Okay, back from holidays, and I can’t resist being a bit cheeky with my first blog!
It relates the the 2015 BC Pinot Noir Celebration scheduled for this weekend in Kaleden (in BC’s beautiful Similkameen Valley). For those not familiar with the event, it was started last year by a number of BC wineries to celebrate the so-called ‘heartbreak grape’. Billed purposely as a ‘celebration’ and not a ‘competition’, it never-the-less has entry requirements and features tastings that can’t help but lend themselves to comparisons! And with international wine celebrity Steven Spurrier the host this year (he of Bottle Shock fame), there may be more competition references than ever!
So given that – and my interest in being cheeky – I am going to handicap the event similar to the way film critics do with potential Academy Award winners!
My categories will be three:
* best overall Pinot Noir Winery
* best Reserve Pinot Noir (5 + years old)
* best regular Pinot Noir.
In doing this, I will also reference wineries/wines that aren’t there if that is relevant.
So here we go!
Best Pinot Noir Winery
My Nominees: Kettle Valley, Blue Mountain, Quail’s Gate, Meyer
a) Should win – Kettle Valley (not there)
BC Pinot Noir dweebs like me know that the Kettle Valley Hayman Vineyard is the only true Burgundian Pinot in BC, as well as one of the best. The more Cali-style Reserve is not far behind, and even the regular Pinot Noir is beautiful. This award would be an easy choice for me!
b) Would win – Quail’s Gate or Meyer Family
Quail’s Gate has been making reserve and regular Pinot Noirs since the beginning of the BC wine industry and while the former are a bit pricey, they are definitely good. Plus they are VQA. Meyer is a relative newcomer, but gets good press for its pricey wines. And according to the media, are the only BC Pinots that Spurrier has followed in England. Neither make better Pinot Noirs than Kettle Valley, but…Take your pick!
Best Reserve/High End Pinot Noir (5+ years old)
My Nominees: Kettle Valley Hayman, Kettle Valley Reserve, Blue Mountain Reserve, La Frenz Reserve, Averill Creek Reserve, Howling Bluff, Meyer (Mclean Creek or Reimer), Foxtrot, Quail’s Gate Family Reserve, Cedarcreek Platinum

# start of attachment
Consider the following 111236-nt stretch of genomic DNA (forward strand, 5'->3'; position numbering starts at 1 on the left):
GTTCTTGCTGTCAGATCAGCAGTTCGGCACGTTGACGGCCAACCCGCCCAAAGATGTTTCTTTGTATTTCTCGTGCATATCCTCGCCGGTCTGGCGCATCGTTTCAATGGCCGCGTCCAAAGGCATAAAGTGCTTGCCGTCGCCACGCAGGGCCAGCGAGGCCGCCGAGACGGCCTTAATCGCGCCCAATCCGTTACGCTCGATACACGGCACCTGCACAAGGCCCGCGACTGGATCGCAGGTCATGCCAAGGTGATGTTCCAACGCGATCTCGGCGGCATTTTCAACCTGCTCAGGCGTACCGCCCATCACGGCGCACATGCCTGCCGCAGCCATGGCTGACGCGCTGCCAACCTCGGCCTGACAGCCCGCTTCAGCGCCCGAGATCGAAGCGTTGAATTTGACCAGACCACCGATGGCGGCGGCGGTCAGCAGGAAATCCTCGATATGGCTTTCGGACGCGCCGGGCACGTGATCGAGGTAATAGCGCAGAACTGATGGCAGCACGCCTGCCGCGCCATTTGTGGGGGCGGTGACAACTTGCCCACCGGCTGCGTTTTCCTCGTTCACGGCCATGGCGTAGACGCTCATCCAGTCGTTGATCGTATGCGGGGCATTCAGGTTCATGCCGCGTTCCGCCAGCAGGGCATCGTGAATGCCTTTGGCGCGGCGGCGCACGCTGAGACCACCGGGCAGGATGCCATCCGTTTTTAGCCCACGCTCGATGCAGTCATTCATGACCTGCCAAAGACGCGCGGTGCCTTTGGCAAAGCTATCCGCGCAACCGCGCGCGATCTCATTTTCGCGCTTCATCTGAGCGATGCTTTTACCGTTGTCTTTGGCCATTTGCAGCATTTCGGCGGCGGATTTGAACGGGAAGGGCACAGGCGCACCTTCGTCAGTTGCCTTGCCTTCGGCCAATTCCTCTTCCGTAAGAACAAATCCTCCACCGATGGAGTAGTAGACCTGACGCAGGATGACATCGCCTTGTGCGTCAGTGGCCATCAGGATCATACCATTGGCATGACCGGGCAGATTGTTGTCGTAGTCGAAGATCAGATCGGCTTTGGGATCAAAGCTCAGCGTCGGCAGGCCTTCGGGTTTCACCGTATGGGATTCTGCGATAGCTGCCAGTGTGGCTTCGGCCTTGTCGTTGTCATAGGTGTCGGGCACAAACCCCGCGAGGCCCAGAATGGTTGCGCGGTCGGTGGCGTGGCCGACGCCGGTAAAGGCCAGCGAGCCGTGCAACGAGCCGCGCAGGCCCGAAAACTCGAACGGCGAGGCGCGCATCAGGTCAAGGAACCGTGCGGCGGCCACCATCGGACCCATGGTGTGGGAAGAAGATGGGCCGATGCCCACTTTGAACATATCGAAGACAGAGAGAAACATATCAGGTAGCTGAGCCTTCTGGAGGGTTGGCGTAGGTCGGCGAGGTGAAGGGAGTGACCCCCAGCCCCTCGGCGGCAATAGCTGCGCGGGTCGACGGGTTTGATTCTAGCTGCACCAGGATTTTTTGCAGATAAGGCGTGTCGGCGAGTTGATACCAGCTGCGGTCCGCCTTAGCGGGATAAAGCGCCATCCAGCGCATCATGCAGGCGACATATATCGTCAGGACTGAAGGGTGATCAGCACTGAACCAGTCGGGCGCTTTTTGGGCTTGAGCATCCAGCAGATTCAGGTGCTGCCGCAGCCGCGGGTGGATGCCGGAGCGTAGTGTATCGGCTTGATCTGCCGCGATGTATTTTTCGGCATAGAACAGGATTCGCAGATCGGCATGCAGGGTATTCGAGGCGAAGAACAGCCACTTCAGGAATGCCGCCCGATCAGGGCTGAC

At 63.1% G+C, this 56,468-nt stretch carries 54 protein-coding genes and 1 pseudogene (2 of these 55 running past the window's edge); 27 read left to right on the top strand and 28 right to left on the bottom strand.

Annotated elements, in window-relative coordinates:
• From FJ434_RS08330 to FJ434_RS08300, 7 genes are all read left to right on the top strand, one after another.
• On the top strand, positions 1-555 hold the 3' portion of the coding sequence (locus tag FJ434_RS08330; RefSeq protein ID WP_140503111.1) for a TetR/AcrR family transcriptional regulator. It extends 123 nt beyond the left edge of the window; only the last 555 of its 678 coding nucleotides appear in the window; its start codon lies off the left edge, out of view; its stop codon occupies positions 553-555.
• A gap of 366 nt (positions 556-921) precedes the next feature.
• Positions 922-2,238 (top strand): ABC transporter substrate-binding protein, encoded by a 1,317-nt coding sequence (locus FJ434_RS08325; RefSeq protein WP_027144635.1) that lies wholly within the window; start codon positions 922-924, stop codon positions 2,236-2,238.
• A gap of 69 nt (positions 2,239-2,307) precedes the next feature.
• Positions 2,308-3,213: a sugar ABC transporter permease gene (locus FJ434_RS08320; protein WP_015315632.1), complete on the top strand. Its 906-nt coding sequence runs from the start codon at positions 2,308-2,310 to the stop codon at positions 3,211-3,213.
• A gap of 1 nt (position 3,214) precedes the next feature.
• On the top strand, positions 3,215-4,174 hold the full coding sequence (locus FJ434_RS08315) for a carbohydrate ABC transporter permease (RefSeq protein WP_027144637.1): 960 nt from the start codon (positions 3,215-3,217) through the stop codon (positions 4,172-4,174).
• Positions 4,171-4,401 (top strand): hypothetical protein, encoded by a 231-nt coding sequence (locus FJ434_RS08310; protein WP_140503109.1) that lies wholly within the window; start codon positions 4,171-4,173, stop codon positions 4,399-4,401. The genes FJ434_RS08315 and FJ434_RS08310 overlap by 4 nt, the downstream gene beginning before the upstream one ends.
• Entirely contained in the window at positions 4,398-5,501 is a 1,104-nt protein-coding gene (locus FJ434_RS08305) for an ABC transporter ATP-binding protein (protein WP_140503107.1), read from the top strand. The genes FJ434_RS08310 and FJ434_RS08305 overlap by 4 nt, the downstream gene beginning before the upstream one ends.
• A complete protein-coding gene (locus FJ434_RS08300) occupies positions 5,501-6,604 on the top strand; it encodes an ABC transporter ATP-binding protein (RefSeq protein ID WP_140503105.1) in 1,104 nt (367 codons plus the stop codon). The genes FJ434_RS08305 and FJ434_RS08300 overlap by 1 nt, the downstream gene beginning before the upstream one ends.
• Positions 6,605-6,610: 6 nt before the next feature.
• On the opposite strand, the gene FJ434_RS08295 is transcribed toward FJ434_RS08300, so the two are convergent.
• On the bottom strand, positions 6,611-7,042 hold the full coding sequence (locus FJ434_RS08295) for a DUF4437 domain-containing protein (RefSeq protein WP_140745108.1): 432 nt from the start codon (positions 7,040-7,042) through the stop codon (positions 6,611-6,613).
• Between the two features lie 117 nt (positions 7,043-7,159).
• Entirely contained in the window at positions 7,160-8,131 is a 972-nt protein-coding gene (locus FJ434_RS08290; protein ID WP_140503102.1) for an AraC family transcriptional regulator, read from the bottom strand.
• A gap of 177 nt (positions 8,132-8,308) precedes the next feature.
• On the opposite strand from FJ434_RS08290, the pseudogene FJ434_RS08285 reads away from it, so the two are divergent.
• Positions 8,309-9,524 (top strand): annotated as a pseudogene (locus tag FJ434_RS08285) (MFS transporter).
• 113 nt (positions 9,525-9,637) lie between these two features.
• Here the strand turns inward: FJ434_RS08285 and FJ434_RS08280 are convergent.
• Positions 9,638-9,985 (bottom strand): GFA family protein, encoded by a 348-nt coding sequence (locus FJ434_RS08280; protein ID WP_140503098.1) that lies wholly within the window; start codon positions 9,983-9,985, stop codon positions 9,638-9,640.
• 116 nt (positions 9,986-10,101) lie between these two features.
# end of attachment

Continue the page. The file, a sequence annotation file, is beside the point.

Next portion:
a) Should win – Kettle Valley Hayman (not there) and Blue Mountain Reserve
Boy, this would be a great tasting…and one I would pay just to attend! I have cellared half of these wines for a decade or more, and tasted the rest a number of times.
Based on my experience, after 5 years in a better than average vintage, you would actually have to pick two wines because of different styles. The Hayman starts tasting/smelling like Burgundy at that age, and there is nothing else in BC like it. Meanwhile, the Blue Mountain Reserve has evolved as well, into a Burgundy/Cali clone. Different, but just as delicious.
By the way, a couple of wines would be sleepers, if only because I haven’t seen them age yet. Both Howling Bluff and La Frenz have stepped up big time in this category…it will be interesting to watch their wines as they age!
b) Would win – Quails Gate Family Reserve or Cedarcreek Platinum or Meyer (either)
Both Quail’s Gate and Cedarcreek are long time darlings of the industry. They do make good (if often expensive) wine, but not as good as either the Blue Mountain Reserve of Kettle Valley Hayman (or the Kettle Valley Reserve, La Frenz Reserve, Howling Bluff and Averill Creek Reserve). Same for Meyer.
Best Regular Pinot Noir
My Nominees: Averill Creek, La Frenz, Eau Vivre, Moraine, Blue Mountain, Quail’s Gate, Cedarcreek, Meyer, Okanagan Crush Pad, Tantalus
a) Should win – Eau Vivre (not there) or Averill Creek
Eau Vivre is a back to back Lieutenant Governor Award winner and still about $20…’nuff said! A great wine, year in, year out. And Averill Creek’s regular Pinot Noir is a stunning achievement, not just for Vancouver Island, but for anywhere.
Others to watch? La Frenz’s new regular Pinot Noir, and Moraine (a new kind on the block).
b) Would win – Okanogan Crush Pad, Tantalus
The former is the latest media darling – a spot for winemakers to come make their wines. A good idea, but I haven’t tasted great Pinot yet. And Tantalus? They are one of the founders of this event…
Now, let’s wait for the media to report out this weekend!